July 13, 2023 6-7:30pm
In this panel, leaders in the contemporary art field will discuss trends and issues in contemporary art in New Mexico and beyond. We will ask questions about how New Mexico is both connected and removed from the broader visual art world and how the state's unique characteristics—such as its art historical legacies and the tourism industry—impact New Mexico's art market and art community. How can artists, museums, and galleries in New Mexico broaden their reach and become more connected internally and externally? How do critical issues in this state, such as diversity, activism, migration, and environmental concerns, relate to national conversations in the cultural sphere? And what makes New Mexico a singular place to create and engage with visual culture?
Forum features Louis Grachos, Philips Executive Director of SITE Santa Fe, Jadira Gurule, Art Museum and Visual Arts Program Manager at the National Hispanic Cultural Center, Nancy Marie Mithlo (Chiricahua Apache), writer, curator, and professor at University of California, Los Angeles, and Marina Perez, scholar, educator, culture worker, and Ph.D. student at University of New Mexico. The forum will be moderated by Lauren Tresp, publisher and editor in chief of Southwest Contemporary, and co-curator of Southwest Contemporary's 12 New Mexico Artists to Know Now 2023. The event will be live-streamed on our YouTube channel.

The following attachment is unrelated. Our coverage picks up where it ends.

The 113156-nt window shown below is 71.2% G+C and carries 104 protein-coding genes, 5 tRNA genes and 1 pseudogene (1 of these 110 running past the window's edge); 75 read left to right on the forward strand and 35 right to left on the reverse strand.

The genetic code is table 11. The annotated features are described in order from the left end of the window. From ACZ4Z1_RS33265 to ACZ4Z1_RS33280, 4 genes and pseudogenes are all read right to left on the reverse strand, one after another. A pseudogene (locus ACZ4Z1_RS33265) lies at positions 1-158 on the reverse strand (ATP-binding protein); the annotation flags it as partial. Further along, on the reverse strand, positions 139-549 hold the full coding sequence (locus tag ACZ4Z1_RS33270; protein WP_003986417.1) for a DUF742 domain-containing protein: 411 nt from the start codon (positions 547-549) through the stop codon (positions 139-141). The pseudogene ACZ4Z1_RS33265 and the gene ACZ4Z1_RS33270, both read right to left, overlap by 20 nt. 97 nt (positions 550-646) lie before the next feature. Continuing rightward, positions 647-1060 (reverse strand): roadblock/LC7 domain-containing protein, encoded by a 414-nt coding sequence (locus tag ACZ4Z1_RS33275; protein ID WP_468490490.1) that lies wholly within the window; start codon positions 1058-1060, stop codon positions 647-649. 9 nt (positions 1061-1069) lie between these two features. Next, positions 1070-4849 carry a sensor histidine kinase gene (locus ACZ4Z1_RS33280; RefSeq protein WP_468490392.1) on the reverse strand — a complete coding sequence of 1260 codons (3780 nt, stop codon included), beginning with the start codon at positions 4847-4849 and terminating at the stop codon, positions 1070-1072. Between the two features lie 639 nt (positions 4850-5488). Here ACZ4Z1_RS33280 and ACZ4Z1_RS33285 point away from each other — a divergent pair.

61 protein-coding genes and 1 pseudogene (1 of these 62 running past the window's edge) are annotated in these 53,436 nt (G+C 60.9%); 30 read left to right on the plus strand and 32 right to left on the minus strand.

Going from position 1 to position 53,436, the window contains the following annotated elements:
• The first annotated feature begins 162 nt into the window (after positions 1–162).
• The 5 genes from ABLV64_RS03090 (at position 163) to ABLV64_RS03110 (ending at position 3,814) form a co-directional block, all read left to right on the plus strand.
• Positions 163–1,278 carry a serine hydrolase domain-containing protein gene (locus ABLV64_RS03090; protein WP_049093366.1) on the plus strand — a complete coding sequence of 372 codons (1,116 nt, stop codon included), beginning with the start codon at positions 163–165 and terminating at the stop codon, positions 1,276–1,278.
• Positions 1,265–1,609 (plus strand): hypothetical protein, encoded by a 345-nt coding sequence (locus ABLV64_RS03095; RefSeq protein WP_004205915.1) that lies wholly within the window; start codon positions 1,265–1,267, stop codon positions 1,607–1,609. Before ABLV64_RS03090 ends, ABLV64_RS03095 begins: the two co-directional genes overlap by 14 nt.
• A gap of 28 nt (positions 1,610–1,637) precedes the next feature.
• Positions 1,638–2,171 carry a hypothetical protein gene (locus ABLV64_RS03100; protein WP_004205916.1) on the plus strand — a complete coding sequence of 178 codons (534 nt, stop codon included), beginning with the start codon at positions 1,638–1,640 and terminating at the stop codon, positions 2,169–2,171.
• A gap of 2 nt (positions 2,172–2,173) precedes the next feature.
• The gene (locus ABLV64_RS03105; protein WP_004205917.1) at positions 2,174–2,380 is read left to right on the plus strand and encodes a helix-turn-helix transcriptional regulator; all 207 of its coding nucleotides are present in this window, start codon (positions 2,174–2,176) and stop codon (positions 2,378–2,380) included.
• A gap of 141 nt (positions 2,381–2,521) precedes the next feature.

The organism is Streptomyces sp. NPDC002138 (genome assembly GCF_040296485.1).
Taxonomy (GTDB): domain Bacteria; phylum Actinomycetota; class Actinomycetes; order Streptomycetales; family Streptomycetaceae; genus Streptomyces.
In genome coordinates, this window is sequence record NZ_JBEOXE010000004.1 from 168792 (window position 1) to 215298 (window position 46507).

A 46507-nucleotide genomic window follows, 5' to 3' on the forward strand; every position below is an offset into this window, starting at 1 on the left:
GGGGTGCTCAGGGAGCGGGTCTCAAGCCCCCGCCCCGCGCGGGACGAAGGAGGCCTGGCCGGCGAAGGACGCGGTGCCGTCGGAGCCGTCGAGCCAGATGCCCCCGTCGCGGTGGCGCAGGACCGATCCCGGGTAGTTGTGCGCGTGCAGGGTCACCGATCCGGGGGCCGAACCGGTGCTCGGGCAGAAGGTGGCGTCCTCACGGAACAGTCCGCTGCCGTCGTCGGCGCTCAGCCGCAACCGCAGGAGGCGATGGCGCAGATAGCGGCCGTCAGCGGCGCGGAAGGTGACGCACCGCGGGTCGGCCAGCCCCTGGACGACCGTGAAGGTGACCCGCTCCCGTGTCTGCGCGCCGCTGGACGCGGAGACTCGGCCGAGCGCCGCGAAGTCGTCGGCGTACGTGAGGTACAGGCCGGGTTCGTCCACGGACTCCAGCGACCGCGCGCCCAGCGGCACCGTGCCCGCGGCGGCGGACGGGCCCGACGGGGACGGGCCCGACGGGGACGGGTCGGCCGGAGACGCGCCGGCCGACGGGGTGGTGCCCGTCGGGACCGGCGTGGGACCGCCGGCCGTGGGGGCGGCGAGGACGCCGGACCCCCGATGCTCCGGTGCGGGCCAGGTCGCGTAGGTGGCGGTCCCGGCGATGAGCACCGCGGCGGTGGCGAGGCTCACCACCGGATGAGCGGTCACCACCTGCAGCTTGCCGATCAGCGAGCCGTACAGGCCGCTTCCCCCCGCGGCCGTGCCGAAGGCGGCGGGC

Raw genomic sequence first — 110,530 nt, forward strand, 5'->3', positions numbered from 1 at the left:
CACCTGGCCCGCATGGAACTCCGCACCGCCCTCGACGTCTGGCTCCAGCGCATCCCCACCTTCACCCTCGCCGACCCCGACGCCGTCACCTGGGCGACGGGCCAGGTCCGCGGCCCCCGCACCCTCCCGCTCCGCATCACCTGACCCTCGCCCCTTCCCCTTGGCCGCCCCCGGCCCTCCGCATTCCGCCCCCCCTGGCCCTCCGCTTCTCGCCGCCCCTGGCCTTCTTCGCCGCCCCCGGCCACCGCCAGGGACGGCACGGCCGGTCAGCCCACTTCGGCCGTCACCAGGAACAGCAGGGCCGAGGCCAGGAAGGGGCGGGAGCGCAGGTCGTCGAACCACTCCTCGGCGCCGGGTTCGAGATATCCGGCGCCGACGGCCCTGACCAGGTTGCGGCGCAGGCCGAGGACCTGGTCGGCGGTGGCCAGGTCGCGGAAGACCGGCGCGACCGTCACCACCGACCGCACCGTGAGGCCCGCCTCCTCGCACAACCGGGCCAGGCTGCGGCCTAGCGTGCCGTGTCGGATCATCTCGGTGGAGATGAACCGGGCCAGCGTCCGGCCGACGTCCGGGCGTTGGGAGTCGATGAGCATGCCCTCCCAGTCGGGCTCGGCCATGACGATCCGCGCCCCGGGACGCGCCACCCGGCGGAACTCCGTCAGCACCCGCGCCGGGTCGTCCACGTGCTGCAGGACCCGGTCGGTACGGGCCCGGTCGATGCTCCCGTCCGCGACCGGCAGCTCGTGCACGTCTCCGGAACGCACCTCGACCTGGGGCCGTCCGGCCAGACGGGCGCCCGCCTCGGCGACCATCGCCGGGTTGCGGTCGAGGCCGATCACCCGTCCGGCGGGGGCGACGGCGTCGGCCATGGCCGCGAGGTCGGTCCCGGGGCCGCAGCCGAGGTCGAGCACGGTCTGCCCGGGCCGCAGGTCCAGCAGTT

About the panelists:
Louis Grachos is the Phillips Executive Director of SITE Santa Fe. Grachos headed Buffalo, New York’s Albright-Knox Art Gallery for 10 years after serving as serving as director of SITE Santa Fe from 1996-2003. From 2013-2019 he served as CEO of The Contemporary Austin in Texas. Grachos was previously the Chief Executive Officer and JoAnn McGrath Executive Director at the Palm Springs Art Museum, Palm Springs, California.
Jadira Gurulé is the Head Curator and Visual Arts Program Manager for the Art Museum at the National Hispanic Cultural Center (NHCC) in Albuquerque, New Mexico. Gurulé finished her BA in Art History at the University of New Mexico (UNM) in 2010 and received her MA in American Studies from UNM in 2015. Her curatorial work engages themes of race, gender, pop culture, social justice, and the role of museums in building community and shaping national discourse.
Nancy Marie Mithlo is a Chiricahua Apache curator, writer and professor. Her exhibitions have been shown at the Venice Biennale. Mithlo has worked as the chair of American Indian Studies at the Autry National Center Institute and as a professor of gender studies and American Indian Studies at the University of California, Los Angeles. She is the author and editor of several books about Native Americans and Indigenous art.
Marina Perez is a descendant of the Nahua and Huichol peoples of West Mexico. She is an interdisciplinary scholar, educator, and cultural worker specializing in community and cultural art-making practices. She earned an MA in American Indian Studies from the University of California, Los Angeles, and is currently a Ph.D. student in Art History at the University of New Mexico. Her scholarship addresses emerging themes in contemporary Native arts, archives, and oral histories.